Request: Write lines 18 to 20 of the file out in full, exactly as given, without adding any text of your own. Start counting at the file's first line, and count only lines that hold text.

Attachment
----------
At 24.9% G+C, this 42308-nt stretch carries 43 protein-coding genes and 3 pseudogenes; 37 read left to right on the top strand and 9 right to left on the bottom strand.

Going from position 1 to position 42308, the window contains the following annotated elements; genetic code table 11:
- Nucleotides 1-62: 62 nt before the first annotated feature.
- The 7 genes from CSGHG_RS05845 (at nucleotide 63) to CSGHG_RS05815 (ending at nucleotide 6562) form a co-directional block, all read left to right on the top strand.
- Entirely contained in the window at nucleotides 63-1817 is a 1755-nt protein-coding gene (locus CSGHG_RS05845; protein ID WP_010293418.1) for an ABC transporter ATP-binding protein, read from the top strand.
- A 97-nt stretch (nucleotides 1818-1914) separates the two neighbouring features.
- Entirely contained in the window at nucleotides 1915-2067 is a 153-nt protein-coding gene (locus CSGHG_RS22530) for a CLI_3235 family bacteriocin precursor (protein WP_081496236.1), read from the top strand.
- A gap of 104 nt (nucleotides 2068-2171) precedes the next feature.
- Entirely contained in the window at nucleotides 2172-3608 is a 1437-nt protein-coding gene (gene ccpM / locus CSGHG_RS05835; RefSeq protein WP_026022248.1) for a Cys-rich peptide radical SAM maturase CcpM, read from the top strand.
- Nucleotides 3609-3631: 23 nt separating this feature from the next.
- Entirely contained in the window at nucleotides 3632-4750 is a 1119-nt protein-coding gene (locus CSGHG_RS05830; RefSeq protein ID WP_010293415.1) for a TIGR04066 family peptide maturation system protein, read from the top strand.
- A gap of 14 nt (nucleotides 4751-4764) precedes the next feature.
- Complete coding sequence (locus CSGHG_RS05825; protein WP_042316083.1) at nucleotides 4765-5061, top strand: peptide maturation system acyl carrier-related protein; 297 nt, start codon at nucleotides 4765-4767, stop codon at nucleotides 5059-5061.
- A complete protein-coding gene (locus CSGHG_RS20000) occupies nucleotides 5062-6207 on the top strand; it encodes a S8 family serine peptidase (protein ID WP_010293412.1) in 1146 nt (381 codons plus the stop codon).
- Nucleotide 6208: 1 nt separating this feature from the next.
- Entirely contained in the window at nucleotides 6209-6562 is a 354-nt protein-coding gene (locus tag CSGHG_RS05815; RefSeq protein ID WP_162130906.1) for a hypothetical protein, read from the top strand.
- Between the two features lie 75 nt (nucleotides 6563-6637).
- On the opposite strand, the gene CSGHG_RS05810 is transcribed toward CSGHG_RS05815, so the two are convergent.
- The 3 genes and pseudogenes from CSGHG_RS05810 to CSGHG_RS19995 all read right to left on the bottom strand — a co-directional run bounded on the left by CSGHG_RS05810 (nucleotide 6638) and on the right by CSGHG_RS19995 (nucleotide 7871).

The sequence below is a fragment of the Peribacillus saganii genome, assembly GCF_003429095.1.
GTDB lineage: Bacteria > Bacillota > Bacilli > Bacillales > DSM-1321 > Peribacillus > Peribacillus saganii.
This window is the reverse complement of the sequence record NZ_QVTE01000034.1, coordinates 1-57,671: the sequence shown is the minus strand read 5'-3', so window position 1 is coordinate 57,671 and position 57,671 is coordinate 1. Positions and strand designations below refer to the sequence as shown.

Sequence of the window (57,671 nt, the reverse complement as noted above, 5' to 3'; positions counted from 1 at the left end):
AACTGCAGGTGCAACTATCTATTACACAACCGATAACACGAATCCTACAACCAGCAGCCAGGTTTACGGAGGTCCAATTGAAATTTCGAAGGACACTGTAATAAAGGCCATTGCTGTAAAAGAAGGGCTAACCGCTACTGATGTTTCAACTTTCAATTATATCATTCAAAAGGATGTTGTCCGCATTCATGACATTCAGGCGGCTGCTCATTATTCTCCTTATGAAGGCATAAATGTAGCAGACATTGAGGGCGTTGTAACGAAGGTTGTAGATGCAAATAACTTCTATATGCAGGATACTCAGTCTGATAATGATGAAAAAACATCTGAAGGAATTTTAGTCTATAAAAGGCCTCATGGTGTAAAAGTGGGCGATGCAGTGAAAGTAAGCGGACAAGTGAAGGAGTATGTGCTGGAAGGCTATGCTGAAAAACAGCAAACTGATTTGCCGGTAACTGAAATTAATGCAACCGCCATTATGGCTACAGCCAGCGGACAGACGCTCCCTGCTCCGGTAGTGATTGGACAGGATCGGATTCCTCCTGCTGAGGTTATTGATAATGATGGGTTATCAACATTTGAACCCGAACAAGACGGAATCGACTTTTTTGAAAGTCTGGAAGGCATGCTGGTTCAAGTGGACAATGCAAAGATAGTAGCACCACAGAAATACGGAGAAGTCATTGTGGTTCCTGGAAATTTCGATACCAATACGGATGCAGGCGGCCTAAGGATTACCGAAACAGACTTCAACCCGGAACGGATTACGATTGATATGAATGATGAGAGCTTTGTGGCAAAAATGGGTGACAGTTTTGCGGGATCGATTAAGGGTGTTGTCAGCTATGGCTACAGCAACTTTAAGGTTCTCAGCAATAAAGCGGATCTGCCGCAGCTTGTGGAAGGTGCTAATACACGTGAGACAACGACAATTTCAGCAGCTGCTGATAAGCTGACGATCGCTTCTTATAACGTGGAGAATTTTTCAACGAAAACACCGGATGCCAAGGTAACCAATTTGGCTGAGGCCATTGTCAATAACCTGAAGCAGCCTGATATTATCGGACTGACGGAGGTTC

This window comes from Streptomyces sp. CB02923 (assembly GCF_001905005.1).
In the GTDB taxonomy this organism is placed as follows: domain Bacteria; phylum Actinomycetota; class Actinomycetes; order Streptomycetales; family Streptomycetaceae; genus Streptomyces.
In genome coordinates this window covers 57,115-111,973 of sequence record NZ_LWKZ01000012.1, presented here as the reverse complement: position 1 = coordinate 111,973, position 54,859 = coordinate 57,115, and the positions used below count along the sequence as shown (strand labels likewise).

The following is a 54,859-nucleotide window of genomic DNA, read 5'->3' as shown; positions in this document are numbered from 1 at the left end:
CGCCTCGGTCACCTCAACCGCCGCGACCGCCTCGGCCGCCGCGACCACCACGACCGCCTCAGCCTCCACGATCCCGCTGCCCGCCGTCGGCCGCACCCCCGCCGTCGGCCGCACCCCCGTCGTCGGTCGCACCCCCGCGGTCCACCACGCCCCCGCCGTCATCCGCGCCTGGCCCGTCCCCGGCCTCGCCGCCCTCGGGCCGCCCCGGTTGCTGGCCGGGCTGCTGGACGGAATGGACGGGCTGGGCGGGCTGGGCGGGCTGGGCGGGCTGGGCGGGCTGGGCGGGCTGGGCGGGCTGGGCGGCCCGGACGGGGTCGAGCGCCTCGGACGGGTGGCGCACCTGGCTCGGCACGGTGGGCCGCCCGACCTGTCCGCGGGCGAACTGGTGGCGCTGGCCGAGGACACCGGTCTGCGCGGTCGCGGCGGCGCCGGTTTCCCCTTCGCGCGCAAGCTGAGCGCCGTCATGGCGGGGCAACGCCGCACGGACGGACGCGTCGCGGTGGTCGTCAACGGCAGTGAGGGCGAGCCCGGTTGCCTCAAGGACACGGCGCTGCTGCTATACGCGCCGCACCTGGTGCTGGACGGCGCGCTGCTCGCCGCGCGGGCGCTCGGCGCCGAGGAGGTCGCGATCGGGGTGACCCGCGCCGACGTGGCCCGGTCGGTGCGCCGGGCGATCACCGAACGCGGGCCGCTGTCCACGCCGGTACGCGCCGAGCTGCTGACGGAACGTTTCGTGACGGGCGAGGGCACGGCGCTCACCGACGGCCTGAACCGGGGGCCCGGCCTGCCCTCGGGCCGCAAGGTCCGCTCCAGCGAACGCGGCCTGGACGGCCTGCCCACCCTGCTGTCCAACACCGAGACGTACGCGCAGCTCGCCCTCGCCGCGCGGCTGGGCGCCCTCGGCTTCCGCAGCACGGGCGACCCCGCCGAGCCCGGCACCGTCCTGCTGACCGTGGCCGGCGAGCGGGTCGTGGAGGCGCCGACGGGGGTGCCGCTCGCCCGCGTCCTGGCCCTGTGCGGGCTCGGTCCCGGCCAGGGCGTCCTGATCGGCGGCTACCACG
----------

- On the opposite strand, the gene CSGHG_RS05810 is transcribed toward CSGHG_RS05815, so the two are convergent.
- The 3 genes and pseudogenes from CSGHG_RS05810 to CSGHG_RS19995 all read right to left on the bottom strand — a co-directional run bounded on the left by CSGHG_RS05810 (nucleotide 6638) and on the right by CSGHG_RS19995 (nucleotide 7871).

The sequence below is a fragment of the Peribacillus saganii genome, assembly GCF_003429095.1.